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Anderson cuts herself short. thinks she's babbling. ‘l'm not trying to add my personal opinion to what's become a shrill and very obvious argument.‘ she quantifies. 'hut in some ways. Happiness is a complicated work.‘ And the voice of America has spoken.
Such sense of place is inherent in Anderson‘s work. Blowing in from (‘hicago to the burgeoning downtown-NY experimental scene of the 7(ls. Anderson was found at an early performance playing her violin while wearing skates atop a block of ice. By the time ‘0 Superman' didn‘t quite top the charts as a one hit wonder novelty record in I‘lxl. she’d written and performed the mammoth ('nilml States. in which the technology of the future allowed her to play with narrative. Then came the video age and Home oft/iv Bl'rll‘r’.
More recently. Anderson adapted llerman Melville's Moby Dick. and composed a piece based on the life of Amelia liarhart. which was performed at ('arnegic llall. She even hitched tip with Lou Reed. whose own New York state of mind is an altogether grtiffer affair than Anderson’s kooky elder stateswoman.
Like every good beatnik should. Anderson has just spent ten days up a mountain in a ‘hermit hut'. just to get some space to think about how her country’s conducting what some might think of as its latest Vietnam. and the ‘incredible glee' of how it's being reported 'like a football game'.
Somewhere in the midst of all this - despite her avant roots and a tendency to be reclusive. in which she has to force herself ‘to get ottt in the world and have fun‘ Anderson is at the centre of some kind of tradition. As much literary as visual. she is a pioneer. adventurer and storyteller. absorbing and decoding each experience enough to turn it into a kind of bostmodern stand-up.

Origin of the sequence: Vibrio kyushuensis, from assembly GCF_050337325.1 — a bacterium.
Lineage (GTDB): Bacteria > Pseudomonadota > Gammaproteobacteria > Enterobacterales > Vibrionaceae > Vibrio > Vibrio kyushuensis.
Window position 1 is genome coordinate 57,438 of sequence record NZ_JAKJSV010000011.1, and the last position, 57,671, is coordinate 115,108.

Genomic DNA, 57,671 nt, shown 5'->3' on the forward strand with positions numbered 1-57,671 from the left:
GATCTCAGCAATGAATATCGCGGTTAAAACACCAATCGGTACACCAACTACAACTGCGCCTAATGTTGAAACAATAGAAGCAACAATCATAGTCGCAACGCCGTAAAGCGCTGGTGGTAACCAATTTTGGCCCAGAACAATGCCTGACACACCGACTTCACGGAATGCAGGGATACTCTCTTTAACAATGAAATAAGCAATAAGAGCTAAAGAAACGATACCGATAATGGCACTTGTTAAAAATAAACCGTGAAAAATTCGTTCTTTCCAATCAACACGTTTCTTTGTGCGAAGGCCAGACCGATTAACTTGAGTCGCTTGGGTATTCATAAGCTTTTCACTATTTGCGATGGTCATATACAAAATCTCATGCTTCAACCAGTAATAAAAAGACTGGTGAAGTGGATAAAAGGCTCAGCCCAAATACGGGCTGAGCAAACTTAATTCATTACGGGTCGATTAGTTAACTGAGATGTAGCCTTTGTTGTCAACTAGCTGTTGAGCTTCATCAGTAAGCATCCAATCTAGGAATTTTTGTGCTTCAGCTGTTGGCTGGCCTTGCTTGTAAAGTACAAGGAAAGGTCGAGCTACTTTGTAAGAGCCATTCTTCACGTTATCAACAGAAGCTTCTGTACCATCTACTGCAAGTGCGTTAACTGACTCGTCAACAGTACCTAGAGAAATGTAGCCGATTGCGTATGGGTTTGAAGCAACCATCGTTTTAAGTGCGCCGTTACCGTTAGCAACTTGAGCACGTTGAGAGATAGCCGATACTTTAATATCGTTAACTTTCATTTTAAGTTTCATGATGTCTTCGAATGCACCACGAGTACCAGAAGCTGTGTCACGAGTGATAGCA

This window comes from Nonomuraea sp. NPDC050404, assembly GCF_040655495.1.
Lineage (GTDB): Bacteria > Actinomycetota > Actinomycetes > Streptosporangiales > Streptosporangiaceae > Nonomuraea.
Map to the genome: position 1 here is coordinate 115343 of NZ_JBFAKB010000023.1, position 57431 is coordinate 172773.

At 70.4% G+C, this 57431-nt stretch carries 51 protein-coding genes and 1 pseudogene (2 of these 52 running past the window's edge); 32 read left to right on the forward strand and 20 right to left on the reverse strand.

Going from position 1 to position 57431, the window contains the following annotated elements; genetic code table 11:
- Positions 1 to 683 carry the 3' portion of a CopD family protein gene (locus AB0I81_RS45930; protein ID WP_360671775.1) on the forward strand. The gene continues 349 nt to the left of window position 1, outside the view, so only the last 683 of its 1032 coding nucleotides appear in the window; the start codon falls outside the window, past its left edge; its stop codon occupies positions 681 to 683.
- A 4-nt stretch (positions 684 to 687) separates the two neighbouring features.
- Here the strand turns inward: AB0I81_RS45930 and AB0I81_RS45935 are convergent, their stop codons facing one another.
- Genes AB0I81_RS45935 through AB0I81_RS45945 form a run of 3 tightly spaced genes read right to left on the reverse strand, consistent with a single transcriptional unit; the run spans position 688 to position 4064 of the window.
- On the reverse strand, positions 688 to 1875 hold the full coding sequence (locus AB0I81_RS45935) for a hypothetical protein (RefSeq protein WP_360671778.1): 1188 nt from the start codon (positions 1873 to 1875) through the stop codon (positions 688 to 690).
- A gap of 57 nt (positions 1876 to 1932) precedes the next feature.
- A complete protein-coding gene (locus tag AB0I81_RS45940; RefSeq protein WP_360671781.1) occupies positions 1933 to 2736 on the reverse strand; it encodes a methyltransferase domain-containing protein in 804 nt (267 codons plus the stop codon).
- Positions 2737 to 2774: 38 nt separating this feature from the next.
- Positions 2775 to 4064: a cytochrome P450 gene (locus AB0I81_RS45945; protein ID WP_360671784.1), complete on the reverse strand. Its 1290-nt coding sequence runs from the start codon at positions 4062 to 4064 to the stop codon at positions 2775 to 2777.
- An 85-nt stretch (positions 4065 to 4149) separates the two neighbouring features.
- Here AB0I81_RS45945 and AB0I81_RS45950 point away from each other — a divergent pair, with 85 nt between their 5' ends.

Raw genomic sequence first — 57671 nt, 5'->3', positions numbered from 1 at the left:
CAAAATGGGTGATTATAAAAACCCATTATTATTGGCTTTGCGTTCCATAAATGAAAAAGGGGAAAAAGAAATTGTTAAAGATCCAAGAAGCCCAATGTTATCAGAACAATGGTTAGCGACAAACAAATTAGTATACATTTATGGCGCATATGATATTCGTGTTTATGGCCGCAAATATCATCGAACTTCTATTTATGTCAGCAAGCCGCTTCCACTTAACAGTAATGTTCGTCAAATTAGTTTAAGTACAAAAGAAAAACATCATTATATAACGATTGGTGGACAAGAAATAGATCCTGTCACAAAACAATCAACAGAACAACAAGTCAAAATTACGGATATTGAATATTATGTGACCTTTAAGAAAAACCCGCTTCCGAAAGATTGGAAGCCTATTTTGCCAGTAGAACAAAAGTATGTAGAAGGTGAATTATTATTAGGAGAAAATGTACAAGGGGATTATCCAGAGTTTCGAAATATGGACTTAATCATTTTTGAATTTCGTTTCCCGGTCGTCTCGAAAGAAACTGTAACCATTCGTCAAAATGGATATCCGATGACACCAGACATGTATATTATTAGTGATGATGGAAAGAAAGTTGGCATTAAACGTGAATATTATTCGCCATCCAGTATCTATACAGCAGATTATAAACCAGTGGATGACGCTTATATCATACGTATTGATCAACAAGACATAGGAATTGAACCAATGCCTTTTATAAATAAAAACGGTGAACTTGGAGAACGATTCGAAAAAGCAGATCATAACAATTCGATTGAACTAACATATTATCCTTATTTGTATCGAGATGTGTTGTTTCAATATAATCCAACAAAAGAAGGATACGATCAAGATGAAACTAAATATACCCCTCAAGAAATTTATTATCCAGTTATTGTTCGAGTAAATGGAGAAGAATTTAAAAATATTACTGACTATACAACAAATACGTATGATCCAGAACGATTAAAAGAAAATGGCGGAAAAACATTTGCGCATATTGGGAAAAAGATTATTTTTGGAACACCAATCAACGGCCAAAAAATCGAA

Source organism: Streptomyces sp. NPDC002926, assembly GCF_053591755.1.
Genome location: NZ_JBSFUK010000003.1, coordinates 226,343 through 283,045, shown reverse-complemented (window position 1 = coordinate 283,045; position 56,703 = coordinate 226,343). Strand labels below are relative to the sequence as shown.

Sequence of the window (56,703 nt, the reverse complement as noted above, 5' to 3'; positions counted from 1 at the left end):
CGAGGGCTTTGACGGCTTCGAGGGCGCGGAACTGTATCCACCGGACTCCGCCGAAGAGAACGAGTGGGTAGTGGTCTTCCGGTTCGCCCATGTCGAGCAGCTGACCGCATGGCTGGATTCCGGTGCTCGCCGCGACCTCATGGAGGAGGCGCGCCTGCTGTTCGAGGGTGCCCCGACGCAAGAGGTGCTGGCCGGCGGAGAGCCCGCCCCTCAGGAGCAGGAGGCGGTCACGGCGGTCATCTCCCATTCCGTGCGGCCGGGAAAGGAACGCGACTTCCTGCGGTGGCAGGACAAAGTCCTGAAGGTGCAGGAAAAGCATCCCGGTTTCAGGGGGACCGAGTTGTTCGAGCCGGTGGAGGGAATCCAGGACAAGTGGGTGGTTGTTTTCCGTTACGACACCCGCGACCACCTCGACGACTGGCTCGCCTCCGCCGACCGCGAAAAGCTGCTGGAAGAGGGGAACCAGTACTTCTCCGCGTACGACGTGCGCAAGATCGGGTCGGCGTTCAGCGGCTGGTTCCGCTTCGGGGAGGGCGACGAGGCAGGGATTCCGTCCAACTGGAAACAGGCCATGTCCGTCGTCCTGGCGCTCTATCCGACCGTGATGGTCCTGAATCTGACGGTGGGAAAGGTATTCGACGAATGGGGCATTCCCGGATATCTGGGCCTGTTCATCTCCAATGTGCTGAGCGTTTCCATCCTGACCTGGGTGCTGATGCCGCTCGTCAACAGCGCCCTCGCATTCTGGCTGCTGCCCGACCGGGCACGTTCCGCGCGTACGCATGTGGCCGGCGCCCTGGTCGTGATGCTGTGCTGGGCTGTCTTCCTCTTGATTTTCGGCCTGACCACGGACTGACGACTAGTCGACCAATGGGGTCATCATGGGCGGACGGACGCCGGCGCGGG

‘.\1y self-image.‘ she says. ‘has always been a gadfly. Why"? Because I'm a snob from the art world. and so I naturally think I have a better idea of otrr culture than everyone else. That‘s a really nice place to be. because I don't have to pretend to be a pop culture phenomenon or anything like that. so I can say what I like.‘ Which she does.
Yet. as personal as Happiness is. it is no nostalgia fest. 'I would never write my memoirs.’ she insists. ‘lmagine only being able to process your life through the past. 1 like to live forward.‘
liven so. in a very American way. Laurie Anderson has been writing her memoirs all her life. ‘Maybe'. she concedes.
And happiness? ‘Well.’ swoops the voice down the line. anxious to get back to her big greens. 'it's just one more illusion. and I hope I never find it. because that would be so unbearably claustrophobic. and such a big disaprmintment to me like you wouldn‘t believe.’
Here come the planes.
Laurie Anderson plays the Queen’s Hall, Edinburgh, Fri 25 Apr and Tramway, Glasgow, Sat 26 Apr.
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l Barbara Morgenstern I Buck 65 I Talvin Singh See listings on page 49 for full details.